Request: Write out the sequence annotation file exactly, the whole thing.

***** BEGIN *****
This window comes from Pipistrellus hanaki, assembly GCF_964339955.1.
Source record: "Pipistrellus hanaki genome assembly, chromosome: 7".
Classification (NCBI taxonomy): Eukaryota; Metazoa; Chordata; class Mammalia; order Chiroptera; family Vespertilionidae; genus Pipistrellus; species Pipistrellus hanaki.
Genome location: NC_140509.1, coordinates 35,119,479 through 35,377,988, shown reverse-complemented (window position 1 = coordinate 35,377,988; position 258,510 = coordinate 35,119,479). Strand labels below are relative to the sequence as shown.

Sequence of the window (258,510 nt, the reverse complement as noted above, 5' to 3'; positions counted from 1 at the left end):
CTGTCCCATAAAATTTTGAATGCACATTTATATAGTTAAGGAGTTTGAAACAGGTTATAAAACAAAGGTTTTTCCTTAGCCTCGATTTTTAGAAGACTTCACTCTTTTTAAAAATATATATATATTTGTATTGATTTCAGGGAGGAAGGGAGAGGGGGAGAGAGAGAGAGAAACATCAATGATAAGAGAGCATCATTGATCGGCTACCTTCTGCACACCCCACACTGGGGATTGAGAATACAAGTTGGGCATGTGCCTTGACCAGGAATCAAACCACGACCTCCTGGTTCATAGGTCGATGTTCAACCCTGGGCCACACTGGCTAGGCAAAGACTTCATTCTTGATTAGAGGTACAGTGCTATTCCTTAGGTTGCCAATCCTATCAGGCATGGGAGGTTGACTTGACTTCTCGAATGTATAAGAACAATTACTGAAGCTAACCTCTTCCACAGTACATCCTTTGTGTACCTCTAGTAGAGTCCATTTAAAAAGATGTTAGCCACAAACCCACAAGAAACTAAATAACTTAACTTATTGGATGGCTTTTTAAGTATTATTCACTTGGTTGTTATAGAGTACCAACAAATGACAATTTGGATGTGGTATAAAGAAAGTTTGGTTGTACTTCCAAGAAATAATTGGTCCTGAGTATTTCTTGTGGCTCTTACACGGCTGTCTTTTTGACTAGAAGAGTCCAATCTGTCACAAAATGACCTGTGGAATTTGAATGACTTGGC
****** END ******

This window comes from Pipistrellus hanaki, assembly GCF_964339955.1.
Source record: "Pipistrellus hanaki genome assembly, chromosome: 7".
Classification (NCBI taxonomy): Eukaryota; Metazoa; Chordata; class Mammalia; order Chiroptera; family Vespertilionidae; genus Pipistrellus; species Pipistrellus hanaki.
Genome location: NC_140509.1, coordinates 35,119,479 through 35,377,988, shown reverse-complemented (window position 1 = coordinate 35,377,988; position 258,510 = coordinate 35,119,479). Strand labels below are relative to the sequence as shown.

Sequence of the window (258,510 nt, the reverse complement as noted above, 5' to 3'; positions counted from 1 at the left end):
CTGTCCCATAAAATTTTGAATGCACATTTATATAGTTAAGGAGTTTGAAACAGGTTATAAAACAAAGGTTTTTCCTTAGCCTCGATTTTTAGAAGACTTCACTCTTTTTAAAAATATATATATATTTGTATTGATTTCAGGGAGGAAGGGAGAGGGGGAGAGAGAGAGAGAAACATCAATGATAAGAGAGCATCATTGATCGGCTACCTTCTGCACACCCCACACTGGGGATTGAGAATACAAGTTGGGCATGTGCCTTGACCAGGAATCAAACCACGACCTCCTGGTTCATAGGTCGATGTTCAACCCTGGGCCACACTGGCTAGGCAAAGACTTCATTCTTGATTAGAGGTACAGTGCTATTCCTTAGGTTGCCAATCCTATCAGGCATGGGAGGTTGACTTGACTTCTCGAATGTATAAGAACAATTACTGAAGCTAACCTCTTCCACAGTACATCCTTTGTGTACCTCTAGTAGAGTCCATTTAAAAAGATGTTAGCCACAAACCCACAAGAAACTAAATAACTTAACTTATTGGATGGCTTTTTAAGTATTATTCACTTGGTTGTTATAGAGTACCAACAAATGACAATTTGGATGTGGTATAAAGAAAGTTTGGTTGTACTTCCAAGAAATAATTGGTCCTGAGTATTTCTTGTGGCTCTTACACGGCTGTCTTTTTGACTAGAAGAGTCCAATCTGTCACAAAATGACCTGTGGAATTTGAATGACTTGGC